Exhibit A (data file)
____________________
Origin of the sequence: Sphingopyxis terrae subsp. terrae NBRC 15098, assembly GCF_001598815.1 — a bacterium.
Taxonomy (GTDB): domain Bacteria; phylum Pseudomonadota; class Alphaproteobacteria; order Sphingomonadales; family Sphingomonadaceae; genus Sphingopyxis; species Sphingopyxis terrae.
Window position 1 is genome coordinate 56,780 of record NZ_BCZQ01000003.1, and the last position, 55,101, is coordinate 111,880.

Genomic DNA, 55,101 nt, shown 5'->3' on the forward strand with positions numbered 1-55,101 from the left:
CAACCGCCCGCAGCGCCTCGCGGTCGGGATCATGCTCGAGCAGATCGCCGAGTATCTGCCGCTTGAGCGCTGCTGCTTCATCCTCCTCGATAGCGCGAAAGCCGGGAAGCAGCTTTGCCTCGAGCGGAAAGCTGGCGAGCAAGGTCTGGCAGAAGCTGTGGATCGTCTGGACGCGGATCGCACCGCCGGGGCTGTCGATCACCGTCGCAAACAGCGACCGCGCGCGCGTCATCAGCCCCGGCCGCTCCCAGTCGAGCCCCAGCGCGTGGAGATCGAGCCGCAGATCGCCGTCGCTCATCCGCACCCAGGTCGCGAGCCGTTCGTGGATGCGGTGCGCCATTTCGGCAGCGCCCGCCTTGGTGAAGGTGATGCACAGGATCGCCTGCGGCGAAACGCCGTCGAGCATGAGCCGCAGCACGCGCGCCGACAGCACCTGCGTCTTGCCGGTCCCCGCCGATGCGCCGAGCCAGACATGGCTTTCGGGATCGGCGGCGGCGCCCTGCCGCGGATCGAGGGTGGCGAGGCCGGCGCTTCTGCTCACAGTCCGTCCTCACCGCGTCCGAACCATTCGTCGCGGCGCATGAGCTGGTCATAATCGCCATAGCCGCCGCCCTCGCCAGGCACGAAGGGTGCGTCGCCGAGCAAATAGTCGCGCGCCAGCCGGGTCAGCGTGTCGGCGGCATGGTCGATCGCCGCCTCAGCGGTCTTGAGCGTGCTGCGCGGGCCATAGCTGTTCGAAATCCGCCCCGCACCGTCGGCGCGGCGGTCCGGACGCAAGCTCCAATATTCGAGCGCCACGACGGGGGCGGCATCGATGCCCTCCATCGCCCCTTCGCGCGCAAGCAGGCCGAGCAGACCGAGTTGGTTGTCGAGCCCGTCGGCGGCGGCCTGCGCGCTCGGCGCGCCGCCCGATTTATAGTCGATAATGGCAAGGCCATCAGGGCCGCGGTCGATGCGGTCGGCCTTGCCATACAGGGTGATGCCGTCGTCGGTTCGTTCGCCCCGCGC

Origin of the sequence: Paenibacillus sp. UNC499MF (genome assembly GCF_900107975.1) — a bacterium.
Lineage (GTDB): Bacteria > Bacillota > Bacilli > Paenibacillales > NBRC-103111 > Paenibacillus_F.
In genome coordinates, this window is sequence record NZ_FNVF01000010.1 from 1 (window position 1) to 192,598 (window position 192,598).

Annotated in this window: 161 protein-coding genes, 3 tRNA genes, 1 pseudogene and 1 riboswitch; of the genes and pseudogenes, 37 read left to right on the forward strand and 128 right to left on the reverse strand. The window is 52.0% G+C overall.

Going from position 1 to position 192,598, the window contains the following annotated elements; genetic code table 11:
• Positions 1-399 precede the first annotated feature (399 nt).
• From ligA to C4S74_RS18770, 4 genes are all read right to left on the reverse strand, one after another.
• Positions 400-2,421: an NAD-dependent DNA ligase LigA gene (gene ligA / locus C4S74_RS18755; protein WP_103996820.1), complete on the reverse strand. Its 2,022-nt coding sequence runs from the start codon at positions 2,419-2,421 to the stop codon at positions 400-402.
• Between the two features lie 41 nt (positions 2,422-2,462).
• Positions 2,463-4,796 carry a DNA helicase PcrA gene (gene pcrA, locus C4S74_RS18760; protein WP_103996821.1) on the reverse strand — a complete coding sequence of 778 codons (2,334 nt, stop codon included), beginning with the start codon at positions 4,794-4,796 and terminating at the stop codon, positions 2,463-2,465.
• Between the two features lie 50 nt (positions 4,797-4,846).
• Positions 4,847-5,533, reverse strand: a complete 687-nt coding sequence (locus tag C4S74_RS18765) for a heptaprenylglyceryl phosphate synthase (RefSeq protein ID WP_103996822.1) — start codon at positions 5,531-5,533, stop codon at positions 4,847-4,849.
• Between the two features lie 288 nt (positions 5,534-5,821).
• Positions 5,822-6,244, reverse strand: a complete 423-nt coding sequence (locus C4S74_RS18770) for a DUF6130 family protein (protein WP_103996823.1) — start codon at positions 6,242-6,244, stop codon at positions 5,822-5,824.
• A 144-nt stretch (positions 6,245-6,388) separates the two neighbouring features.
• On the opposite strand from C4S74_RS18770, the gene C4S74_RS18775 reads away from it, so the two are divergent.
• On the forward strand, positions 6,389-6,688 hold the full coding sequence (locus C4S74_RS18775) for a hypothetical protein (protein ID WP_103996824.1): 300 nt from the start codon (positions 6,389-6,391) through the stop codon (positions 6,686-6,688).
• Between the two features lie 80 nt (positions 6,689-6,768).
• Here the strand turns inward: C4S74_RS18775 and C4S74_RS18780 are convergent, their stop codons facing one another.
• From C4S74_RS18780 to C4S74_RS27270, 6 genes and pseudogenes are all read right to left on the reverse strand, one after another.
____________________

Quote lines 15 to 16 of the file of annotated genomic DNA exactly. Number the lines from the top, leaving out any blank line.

• Positions 2,463-4,796 carry a DNA helicase PcrA gene (gene pcrA, locus C4S74_RS18760; protein WP_103996821.1) on the reverse strand — a complete coding sequence of 778 codons (2,334 nt, stop codon included), beginning with the start codon at positions 4,794-4,796 and terminating at the stop codon, positions 2,463-2,465.
• Between the two features lie 50 nt (positions 4,797-4,846).